Women's Perspectives: A Case Study of Systematic Land Registration

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The study brings attention to the issues of domestic violence and multiple marriages, and highlights the relevance of these issues to women’s access to land.

The recognition and official registration of land tenure has become an integral part of the economic reform process in Cambodia during the past decade. Policy makers contend that the issuance of private ownership titles will increase land tenure security while promoting efficient land markets.

Within this context the Royal Government of Cambodia (RGC) has initiated a series of legislative reforms, including the passage of the 2001 Land Law, which has been operationalised through a number of implementing regulations and guidelines. Following the adoption of the Land Law, the Ministry of Land Management, Urban Planning and Construction (MLMUPC) began a systematic land registration campaign. The campaign forms part of the Land Management and Administration Project (LMAP), which includes a programme on land titling and the development of a land registration system.

LMAP is the first phase of the government’s 15-year Land Administration, Management and Distribution Program (LAMDP), which aims to strengthen land tenure security and land market efficiency; resolve land disputes; manage land and natural resources in an equitable, sustainable and efficient manner and promote land distribution with equity.i Between 2002 and 2007, LMAP carried out systematic land registration in 11 provinces. Development partners who have supported the project are the World Bank and the governments of Finland, Germany and Canada, with technical assistance provided by FM-International Oy FINNMAP, the German Technical Cooperation (GTZ) and the Canadian International Development Agency (CIDA).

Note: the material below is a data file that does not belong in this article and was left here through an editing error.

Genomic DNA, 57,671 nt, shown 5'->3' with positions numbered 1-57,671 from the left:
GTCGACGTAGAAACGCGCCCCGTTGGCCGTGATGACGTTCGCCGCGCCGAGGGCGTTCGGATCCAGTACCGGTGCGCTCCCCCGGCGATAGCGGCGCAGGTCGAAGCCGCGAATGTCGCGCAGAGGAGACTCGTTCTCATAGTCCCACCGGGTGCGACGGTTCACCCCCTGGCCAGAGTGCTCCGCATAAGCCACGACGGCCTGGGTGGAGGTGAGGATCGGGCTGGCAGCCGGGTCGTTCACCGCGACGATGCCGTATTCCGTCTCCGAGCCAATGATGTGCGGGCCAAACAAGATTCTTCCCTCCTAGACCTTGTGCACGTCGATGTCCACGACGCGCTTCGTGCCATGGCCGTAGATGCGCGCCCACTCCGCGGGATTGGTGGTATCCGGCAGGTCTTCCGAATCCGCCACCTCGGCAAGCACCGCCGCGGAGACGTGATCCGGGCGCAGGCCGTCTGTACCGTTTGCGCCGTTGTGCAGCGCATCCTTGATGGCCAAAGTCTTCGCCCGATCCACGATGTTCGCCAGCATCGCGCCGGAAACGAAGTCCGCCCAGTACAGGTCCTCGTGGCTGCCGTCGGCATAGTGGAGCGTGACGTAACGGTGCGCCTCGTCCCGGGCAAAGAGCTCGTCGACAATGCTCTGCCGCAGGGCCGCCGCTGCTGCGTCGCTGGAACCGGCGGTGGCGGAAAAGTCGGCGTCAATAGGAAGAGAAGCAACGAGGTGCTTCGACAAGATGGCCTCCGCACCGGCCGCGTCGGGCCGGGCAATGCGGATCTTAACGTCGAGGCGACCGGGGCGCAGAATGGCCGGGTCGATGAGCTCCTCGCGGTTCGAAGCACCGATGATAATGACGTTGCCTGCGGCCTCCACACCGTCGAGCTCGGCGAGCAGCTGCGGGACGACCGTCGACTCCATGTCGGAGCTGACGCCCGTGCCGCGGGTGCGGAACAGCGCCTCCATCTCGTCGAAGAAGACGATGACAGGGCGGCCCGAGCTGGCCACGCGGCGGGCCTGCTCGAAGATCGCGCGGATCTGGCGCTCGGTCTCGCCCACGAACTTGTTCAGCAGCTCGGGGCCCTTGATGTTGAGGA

A key component of LMAP is land registration, which can happen in one of two ways: sporadic land registration and systematic land registration. Sporadic land registration is initiated at the request of a landowner, and can happen at any time (as requested by the owner). The systematic approach, initiated by the state, is the process of land titling through a determined jurisdiction, and is performed on a commune by commune basis.

The government’s policies relating to land aim to protect women’s rights in the process of land reform, following the RGC StrategyFramework on Land Policy. The framework recognises that “for land policy to meet the needs of all Cambodians it must be responsive to the needs of women. One main principal of such responsiveness is that land titling will continue to be available in the form of joint ownership between husband and wife.”ii Furthermore, the government’s land policy framework emphasises that women should be represented in various commissions and committees.

Thus far more than one million titles have been issued to individuals in the first phase of the land registration programme, both in rural and urban areas.iii A basic survey carried out by LMAP in 2007 on systematic land registration in rural areas and cities found that female owners outnumbered male owners in overall numbers. The survey showed that 20 percent of land titling was made in the wife’s name, 5 percent in the husband’s name and 70 percent was made under joint ownership.iv Joint ownership means that the right of land ownership is equally shared by husband and wife and the title bears both names. This confirms the status of land as marital property, thereby reducing the potential for fraudulent or incorrect claims of individual ownership. Joint ownership aims specifically to secure land tenure for women, and helps women maintain control over their land.v